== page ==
Another Positive Case, Kualapu’u School Closed
By Catherine Cluett Pactol
A second recent COVID-19 case was confirmed last Saturday, bringing the island’s total to four since the pandemic began. Kualapu’u School is closed for five days as a result of a student being exposed.
It was unclear as of Sunday whether the new case was connected to last week’s positive case.
Lydia Trinidad, principal of Kualapu’u School, wrote in a letter to the school community Saturday that at that time, that no students or staff at the school had tested positive.
“In light of the specific information available to us and out of caution, Kualapu’u School campus will be closed for at least five days, beginning Sunday, Aug. 31, and closed until Thursday, Sept 3,” Trinidad wrote. “During this time, the school will be cleaned and sanitized. A determination of school status after Sept. 3 will be made pending additional information.”
Dr. Lorrin Pang of the Dept. of Health’s Maui District Health Office said during contact tracing, a positive case will identify those with whom they had recent contact for 15 minutes or more within six feet, with or without a mask, with consideration to the positive individual’s infectious period. The infectious period is usually considered two days before getting sick and 10 days after the onset of illness, he said.
Those who are experiencing symptoms, at the directive of their doctor, or those identified as close contacts of a positive case, can be tested at the expense of the Dept. of Health. If you choose to get tested on your own, your health insurance may or may not pay, according to Pang.
“You can ask your doctor to decide but if you were not named as a significant contact by the case or don’t have symptoms, I am not sure if the Dept. of Health will pay,” Pang told Rep. Lynn DeCoite, in a post she shared on social media.
DeCoite advised those who believe they were in contact with a case but have not been contacted, to call the Maui Disease Investigation Branch (808)984-8213 and speak to a public health nurse. Molokai residents can also call the Molokai DOH office Public Health Nurse at (808) 553-7880, according to DeCoite.
Meanwhile, Oahu is under stay at home, work from home orders for two weeks that went into effect last Thursday, Aug. 27, where only essential workers and businesses were allowed to operate. The island began “surge testing” that seeks to administer 70,000 tests in 14 days, funded by the federal government in cooperation with state and county partners.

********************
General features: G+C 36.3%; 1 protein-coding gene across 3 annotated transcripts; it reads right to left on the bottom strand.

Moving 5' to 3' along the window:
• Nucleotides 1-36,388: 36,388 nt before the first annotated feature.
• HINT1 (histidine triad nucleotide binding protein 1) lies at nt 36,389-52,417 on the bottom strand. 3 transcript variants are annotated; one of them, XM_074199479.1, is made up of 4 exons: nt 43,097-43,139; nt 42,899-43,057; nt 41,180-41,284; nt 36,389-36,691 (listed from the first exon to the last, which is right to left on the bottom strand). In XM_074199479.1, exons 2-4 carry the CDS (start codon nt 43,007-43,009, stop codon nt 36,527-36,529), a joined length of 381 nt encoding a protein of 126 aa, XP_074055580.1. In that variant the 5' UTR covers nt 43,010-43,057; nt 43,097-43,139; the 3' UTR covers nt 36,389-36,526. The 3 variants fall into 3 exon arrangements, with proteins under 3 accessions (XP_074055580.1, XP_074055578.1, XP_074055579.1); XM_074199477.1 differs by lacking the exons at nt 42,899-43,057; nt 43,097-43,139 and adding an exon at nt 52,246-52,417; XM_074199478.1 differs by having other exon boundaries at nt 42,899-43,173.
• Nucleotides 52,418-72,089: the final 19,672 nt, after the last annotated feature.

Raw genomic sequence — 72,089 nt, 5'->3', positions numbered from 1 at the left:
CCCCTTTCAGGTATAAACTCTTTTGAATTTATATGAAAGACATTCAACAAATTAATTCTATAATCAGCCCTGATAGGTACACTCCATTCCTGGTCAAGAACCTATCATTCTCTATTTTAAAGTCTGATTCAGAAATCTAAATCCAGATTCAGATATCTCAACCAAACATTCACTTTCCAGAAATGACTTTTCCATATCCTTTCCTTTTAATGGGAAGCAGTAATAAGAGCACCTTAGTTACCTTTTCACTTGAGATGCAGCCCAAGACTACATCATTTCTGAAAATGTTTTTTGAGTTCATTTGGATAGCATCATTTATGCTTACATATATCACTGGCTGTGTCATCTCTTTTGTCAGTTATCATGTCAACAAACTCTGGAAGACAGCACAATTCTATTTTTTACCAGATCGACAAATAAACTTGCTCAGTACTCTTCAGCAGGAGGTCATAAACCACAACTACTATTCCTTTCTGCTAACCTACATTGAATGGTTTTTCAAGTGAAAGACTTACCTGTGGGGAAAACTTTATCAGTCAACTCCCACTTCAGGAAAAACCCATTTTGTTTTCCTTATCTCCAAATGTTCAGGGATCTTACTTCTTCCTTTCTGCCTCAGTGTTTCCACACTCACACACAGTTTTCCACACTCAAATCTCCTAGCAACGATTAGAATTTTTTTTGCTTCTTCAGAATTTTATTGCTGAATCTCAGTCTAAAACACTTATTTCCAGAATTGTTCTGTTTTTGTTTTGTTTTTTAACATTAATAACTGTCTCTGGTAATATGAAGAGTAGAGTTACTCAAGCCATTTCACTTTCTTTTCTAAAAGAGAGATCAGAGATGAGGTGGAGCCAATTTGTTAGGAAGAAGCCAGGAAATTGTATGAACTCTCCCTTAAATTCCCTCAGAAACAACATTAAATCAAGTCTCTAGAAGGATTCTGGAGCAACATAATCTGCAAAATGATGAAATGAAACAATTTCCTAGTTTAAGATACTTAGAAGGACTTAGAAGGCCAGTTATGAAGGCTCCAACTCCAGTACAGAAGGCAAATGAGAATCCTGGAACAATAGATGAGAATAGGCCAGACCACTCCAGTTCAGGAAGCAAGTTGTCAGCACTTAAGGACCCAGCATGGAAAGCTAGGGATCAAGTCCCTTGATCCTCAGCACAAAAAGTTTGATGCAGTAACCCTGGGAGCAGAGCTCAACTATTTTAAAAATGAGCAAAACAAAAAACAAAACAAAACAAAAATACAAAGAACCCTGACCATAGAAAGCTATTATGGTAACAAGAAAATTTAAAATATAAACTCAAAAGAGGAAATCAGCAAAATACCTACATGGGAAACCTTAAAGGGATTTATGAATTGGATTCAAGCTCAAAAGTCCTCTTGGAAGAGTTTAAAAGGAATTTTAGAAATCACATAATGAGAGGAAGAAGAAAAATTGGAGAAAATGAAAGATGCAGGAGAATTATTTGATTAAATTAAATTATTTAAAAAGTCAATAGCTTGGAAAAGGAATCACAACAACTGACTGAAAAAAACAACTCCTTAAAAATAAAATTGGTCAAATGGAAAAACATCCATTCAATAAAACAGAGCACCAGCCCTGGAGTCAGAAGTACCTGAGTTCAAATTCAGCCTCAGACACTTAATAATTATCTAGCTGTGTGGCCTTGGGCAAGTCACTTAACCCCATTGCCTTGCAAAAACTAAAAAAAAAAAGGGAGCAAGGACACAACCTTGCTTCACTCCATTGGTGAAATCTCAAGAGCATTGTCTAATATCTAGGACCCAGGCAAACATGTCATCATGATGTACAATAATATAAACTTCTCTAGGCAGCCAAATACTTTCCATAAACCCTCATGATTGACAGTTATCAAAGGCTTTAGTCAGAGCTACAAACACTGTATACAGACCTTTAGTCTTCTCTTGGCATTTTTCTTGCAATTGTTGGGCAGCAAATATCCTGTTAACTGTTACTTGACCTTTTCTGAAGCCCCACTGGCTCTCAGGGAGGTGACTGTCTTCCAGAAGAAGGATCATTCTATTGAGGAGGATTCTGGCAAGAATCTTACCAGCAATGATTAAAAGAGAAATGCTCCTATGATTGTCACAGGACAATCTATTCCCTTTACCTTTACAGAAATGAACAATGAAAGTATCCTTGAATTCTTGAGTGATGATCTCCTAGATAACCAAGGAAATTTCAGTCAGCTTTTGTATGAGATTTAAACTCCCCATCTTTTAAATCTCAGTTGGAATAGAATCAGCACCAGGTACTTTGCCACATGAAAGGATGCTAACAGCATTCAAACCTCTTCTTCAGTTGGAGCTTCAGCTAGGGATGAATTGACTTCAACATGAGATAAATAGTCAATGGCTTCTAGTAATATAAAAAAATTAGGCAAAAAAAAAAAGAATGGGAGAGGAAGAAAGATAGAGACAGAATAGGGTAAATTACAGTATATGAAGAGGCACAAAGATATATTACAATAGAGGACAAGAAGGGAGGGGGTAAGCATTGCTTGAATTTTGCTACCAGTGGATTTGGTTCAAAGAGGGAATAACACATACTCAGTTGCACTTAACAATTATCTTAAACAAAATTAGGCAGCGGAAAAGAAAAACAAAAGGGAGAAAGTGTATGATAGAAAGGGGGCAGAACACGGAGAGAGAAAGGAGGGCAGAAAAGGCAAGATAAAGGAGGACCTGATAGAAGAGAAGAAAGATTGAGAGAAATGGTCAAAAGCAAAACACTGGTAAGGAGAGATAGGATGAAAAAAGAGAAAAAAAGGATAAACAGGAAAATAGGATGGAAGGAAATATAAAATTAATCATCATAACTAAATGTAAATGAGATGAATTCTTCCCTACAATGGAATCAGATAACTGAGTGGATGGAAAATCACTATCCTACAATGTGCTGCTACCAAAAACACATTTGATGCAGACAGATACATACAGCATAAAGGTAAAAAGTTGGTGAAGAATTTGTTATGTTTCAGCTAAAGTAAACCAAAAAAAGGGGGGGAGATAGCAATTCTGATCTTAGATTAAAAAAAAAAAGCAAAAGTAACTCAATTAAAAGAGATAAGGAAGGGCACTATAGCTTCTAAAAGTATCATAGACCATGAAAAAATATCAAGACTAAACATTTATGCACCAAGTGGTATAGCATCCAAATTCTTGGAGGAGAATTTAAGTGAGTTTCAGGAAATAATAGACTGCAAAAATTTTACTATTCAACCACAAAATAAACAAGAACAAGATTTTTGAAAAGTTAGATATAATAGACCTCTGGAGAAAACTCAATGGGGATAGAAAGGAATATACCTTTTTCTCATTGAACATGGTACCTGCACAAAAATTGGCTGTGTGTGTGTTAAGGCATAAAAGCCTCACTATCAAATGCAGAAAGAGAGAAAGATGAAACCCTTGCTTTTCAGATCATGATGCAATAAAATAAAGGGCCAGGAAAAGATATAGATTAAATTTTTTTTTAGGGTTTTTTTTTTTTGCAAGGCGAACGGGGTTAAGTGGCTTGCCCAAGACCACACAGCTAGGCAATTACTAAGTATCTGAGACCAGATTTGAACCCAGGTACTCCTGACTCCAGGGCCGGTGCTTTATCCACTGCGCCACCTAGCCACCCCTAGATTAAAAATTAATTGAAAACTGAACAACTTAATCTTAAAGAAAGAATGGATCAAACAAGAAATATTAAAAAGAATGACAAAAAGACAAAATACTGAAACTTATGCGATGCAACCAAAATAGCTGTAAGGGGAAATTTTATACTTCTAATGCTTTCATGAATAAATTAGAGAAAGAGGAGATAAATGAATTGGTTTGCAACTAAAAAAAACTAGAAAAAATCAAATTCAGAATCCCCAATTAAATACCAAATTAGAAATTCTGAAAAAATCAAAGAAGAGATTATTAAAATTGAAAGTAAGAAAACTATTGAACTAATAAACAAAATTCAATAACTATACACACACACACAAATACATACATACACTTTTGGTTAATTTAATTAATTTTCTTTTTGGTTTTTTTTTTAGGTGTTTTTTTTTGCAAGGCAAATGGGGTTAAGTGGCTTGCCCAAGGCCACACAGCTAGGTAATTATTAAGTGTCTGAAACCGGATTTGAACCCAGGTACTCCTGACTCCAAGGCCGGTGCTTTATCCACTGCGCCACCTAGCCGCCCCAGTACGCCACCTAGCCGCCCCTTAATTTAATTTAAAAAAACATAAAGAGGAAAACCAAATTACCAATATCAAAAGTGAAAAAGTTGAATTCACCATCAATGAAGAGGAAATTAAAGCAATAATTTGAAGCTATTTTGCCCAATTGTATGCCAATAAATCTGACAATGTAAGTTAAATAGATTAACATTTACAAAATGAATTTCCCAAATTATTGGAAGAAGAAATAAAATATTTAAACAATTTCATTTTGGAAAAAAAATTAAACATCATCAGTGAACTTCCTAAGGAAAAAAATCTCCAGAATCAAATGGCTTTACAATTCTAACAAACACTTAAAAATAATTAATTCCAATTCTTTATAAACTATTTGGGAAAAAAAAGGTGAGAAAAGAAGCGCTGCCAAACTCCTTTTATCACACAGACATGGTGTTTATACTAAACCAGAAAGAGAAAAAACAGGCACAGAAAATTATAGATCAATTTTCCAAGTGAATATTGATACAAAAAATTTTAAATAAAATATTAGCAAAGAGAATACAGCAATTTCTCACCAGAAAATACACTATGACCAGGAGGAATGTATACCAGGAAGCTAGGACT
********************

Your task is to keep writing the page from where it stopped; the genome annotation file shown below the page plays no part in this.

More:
Lt. Gov. Josh Green said the current healthcare situation with facilities nearing capacity, particularly on Oahu, necessitated the strong order. “Staying at home will keep people alive,” he com-mented.
Maui County remains in the “Act with Care” phase allowing business to continue as usual, but health officials have expressed growing concerns that Maui County may experience a spike soon.
“This is how it starts,” said Green told Civil Beat. “Both counties [Hawaii and Maui] are at the risk of tipping into a cautionary yellow phase of spread.”
The yellow phase of virus spread is when more than five percent of tests in a community come back positive, he said. A five percent positive test rate is considered a high rate of infection, indicating the need for more testing, according to John Hopkins University.
The Maui District Health Office, the Hawaii National Guard and University of Hawaii Maui College are partnering to expand contact tracing capacity for the county. UH Maui College will provide its auditorium, two offices and parking spaces, along with phones, computers and access to facilities for contact tracing personnel and operations, according to the County of Maui.
Currently, Maui District Health Office has 24 staff and public health nurses to conduct contact tracing. The Hawaii National Guard has provided an additional 28 personnel to assist with investigations and have made over 700 calls in the past week. About a dozen contracted workers trained through UH will join the group beginning in early September, the County of Maui reported last Wednesday.
Unemployment across the state continues to be a challenge, and last week the state Dept. of Labor and Industrial Relations (DLIR) reported that statewide, 180,254 valid unemployment insurance claims are currently awaiting DLIR action, while 275,621 claims have been filed statewide and 169,882 have already been paid. Last week, the Federal Emergency Management Agency approved a $193,933,095 grant to Hawaii to provide those unemployed due to COVID-19 with an additional $300 per week on top of their regular unemployment benefit, following a previous boost of $600 per week having been discontinued.
“While this new funding will provide some immediate help, it’s not enough for Hawaii families who are struggling to make ends meet,” said U.S. Senator Brian Schatz, a member of the Sen-ate Appropriations Committee. “We’ll continue working to secure more federal funding to help Hawaii get through this tough time.”
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